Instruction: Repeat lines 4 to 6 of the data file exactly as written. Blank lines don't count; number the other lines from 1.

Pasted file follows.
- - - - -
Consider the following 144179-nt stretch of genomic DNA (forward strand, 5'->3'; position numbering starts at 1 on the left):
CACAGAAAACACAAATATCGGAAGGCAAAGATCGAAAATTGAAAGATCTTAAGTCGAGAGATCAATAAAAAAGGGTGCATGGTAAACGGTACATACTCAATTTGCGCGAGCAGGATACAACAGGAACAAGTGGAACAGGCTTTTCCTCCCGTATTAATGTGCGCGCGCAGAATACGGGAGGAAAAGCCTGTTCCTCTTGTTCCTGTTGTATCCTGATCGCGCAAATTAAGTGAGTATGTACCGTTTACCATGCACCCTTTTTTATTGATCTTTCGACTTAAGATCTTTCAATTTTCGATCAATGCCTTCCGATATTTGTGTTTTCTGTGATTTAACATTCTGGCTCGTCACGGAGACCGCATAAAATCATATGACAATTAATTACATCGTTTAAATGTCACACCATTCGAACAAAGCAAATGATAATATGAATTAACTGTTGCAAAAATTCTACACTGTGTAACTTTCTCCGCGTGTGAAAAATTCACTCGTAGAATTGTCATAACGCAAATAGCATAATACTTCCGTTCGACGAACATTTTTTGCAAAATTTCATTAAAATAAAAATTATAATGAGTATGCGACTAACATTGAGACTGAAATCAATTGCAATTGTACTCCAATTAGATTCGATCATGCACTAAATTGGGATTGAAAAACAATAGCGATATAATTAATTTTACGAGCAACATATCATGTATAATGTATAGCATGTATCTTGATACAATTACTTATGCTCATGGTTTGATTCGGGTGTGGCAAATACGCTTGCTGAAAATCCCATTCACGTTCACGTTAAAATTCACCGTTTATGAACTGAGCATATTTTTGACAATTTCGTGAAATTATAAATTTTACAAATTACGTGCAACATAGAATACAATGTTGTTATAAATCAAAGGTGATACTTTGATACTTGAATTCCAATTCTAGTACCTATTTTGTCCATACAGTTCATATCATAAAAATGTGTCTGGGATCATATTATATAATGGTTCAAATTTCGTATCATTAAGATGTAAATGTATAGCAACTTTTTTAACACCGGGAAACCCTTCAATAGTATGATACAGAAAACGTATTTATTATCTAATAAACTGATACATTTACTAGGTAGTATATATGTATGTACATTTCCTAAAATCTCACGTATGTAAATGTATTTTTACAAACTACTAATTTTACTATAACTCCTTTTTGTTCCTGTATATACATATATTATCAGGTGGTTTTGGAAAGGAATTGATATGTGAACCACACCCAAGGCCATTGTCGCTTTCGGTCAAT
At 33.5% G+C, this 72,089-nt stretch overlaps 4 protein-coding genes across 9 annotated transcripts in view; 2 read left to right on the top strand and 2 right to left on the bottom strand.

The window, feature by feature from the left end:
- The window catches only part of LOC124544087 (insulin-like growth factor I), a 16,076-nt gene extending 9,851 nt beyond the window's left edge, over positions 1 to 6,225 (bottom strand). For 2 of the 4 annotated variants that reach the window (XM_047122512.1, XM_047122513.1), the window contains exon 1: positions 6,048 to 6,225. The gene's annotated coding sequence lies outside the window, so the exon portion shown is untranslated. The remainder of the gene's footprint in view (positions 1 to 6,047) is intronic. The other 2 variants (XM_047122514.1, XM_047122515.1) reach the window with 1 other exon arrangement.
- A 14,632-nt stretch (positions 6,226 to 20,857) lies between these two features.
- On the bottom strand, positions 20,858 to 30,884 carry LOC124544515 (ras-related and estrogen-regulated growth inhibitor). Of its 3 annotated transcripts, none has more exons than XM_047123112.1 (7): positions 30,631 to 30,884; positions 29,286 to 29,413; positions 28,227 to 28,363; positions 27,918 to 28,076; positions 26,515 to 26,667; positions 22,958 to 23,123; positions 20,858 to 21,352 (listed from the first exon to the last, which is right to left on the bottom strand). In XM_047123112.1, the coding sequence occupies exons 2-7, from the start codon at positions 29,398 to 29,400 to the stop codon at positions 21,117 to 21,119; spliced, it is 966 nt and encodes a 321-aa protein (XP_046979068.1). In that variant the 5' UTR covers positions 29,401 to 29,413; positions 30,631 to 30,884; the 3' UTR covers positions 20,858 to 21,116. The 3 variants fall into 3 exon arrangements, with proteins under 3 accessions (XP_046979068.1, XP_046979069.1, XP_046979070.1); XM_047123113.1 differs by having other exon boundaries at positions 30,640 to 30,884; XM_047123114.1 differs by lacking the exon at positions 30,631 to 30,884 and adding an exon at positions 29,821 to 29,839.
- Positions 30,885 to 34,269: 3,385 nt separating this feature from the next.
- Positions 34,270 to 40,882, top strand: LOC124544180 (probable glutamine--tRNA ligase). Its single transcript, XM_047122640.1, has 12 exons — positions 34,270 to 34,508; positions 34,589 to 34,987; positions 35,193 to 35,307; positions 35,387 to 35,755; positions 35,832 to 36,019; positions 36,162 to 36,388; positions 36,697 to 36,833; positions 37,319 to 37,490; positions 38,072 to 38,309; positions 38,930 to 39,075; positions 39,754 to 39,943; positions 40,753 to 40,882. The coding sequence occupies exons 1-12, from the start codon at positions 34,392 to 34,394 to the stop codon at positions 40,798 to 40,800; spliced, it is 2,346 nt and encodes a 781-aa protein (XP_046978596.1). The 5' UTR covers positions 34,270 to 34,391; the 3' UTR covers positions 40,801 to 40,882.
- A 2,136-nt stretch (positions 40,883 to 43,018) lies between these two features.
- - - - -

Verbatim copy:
The window, feature by feature from the left end:
- The window catches only part of LOC124544087 (insulin-like growth factor I), a 16,076-nt gene extending 9,851 nt beyond the window's left edge, over positions 1 to 6,225 (bottom strand). For 2 of the 4 annotated variants that reach the window (XM_047122512.1, XM_047122513.1), the window contains exon 1: positions 6,048 to 6,225. The gene's annotated coding sequence lies outside the window, so the exon portion shown is untranslated. The remainder of the gene's footprint in view (positions 1 to 6,047) is intronic. The other 2 variants (XM_047122514.1, XM_047122515.1) reach the window with 1 other exon arrangement.
- A 14,632-nt stretch (positions 6,226 to 20,857) lies between these two features.